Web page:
Targeting online privacy, Congress sets a new tone with big tech
For years, the big tech companies have been given pretty much a free rein by Capitol Hill to act as they chose. What congressional oversight of the industry, there was largely focused on whether there was political bias on various platforms.
But in an abrupt reversal this week, Congress is holding oversight hearings, and lawmakers are proposing new regulations in a crackdown on how big tech companies use and resell their customers' personal information.
The change is driven in part by the new Democratic majority in the House, along with younger and more tech-savvy lawmakers in both parties.
"They want to know" The constant stream of reports about how data is being used by companies like Facebook and Google (both of which have been NPR funders) shows that self-regulation hasn't worked, said Rep. Jan Schakowsky, D-Ill. "In the last two weeks alone, we learned that Facebook exposed individuals' private health information that consumers thought was in a protected closed group," Schakowsky told NPR, "and collected data from third-party apps ... on issues as personal as women's menstrual cycles and cancer treatment."
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Schakowsky says legislation "that sets the terms on privacy" is needed.
"And I think what consumers really want is transparency. They want to know what's actually being collected. They want some control and then they want some accountability."
There aren't many issues in Congress with bipartisan support these days, but the need for stricter privacy rules for tech companies is one. Republicans agree that it's time to set some limits on what big tech companies can do with personal data.
Rep. Greg Walden, R-Ore., the ranking member on the House Energy and Commerce Committee, says he has "not met a single American who has ever fully read the fine print of some sort of agreement when you download an app or get an update."
Across the Capitol, at a Senate Judiciary Committee hearing Tuesday, freshman Sen. Josh Hawley grilled Google's senior privacy counsel on the company's location-tracking policy for its Android mobile operating system, noting that users of Android phones can't turn off the location-tracking function.
"Do you think an average consumer who uses your products fully understands Google builds a profile about her, tracks where she goes to work, tracks where her boyfriend lives, tracks where she goes to church, tracks when she goes to the doctor?" the Missouri Republican asked Will DeVries. "Do you think that an average consumer would anticipate that?"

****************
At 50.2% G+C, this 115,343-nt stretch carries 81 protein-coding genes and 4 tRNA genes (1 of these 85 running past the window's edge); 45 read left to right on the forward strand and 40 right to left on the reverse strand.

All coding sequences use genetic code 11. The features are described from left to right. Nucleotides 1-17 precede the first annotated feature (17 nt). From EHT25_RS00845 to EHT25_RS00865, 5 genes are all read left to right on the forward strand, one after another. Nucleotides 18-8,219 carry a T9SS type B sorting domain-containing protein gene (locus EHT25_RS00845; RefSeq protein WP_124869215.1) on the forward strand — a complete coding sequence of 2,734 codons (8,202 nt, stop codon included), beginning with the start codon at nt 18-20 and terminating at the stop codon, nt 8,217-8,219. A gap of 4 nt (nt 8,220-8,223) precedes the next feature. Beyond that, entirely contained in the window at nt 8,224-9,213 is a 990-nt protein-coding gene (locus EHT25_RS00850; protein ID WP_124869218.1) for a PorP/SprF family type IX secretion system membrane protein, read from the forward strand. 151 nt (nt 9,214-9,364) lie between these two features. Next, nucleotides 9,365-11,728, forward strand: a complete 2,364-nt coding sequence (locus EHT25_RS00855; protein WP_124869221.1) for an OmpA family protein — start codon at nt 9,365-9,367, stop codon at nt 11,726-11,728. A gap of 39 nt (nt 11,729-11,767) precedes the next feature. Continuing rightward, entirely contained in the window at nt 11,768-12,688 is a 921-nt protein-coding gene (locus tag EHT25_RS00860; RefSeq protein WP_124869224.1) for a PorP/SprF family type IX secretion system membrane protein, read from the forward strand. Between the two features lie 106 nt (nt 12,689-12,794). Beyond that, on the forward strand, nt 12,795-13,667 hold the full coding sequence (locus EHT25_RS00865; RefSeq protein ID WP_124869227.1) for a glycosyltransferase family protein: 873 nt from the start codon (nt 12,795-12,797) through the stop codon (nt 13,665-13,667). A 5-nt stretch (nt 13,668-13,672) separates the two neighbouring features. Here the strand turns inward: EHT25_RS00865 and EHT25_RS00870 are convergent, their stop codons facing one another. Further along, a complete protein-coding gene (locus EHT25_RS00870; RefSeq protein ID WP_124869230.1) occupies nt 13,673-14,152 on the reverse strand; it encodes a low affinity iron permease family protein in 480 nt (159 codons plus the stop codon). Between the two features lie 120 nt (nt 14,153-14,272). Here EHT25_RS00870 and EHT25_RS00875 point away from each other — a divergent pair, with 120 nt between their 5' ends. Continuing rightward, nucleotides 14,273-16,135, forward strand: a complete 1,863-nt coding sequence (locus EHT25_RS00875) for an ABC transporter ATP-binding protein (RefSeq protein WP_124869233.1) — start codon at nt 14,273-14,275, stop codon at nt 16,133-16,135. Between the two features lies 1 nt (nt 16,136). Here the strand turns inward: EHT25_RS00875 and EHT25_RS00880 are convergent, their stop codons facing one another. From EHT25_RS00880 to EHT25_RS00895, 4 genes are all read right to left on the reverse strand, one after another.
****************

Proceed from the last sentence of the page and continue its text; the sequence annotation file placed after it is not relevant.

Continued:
DeVries responded that Google has a duty "to communicate this information clearly," adding, "I don't believe we track that information at that level without communicating it."
"It's a complicated subject," he said, because some of that data is needed to make the user's phone operate properly.
But Hawley said, "What's complicated is you don't allow consumers to stop your tracking of them. You tell them that you do ... but in fact you're still gathering the information."
Hawley — along with Sen. Ed Markey, D-Mass. — introduced legislation to protect the online privacy of minors. The measure, according to a press release from the senators, would prohibit "internet companies from collecting personal and location information from anyone under 13 without parental consent and from anyone 13- to 15-years old without the user's consent."
It's one of a number of bills expected to be introduced by lawmakers from both parties and chambers in the coming months.
Getting states on the same page
GOP lawmakers and the tech industry want to ensure that whatever steps Congress takes to enact privacy regulations supersede any measures enacted by the states.
California has already approved its own strict privacy legislation. Dave Grimaldi of the Interactive Advertising Bureau, which represents Facebook, Amazon (also an NPR funder) and Google among others, said the tech industry is willing to go along with new privacy regulations. But he told NPR that the industry can't navigate 50 different laws, nor could consumers.
"The Internet is global," Grimaldi said. "It most certainly goes over state lines. And I think that that changing or altering the Internet experience state to state would be something that would be a giant turnoff to consumers and just wouldn't help anyone."
More scrutiny to come
The tech companies are facing a challenge on another front. The Federal Trade Commission last week announced a task force to take a look at recent industry mergers. Marc Rotenberg, president of the Electronic Privacy Information Center, said it's a long overdue step.
"I think they probably should have set up that task force more than a decade ago," Rotenberg said, "around the time they were approving the mergers that allowed for example Google to acquire DoubleClick, the big Internet advertising firm, or Facebook to acquire WhatsApp, which was a competing messaging service. Those deals should have been subject to much more scrutiny than they were at the time." Copyright 2019 NPR. To see more, visit https://www.npr.org.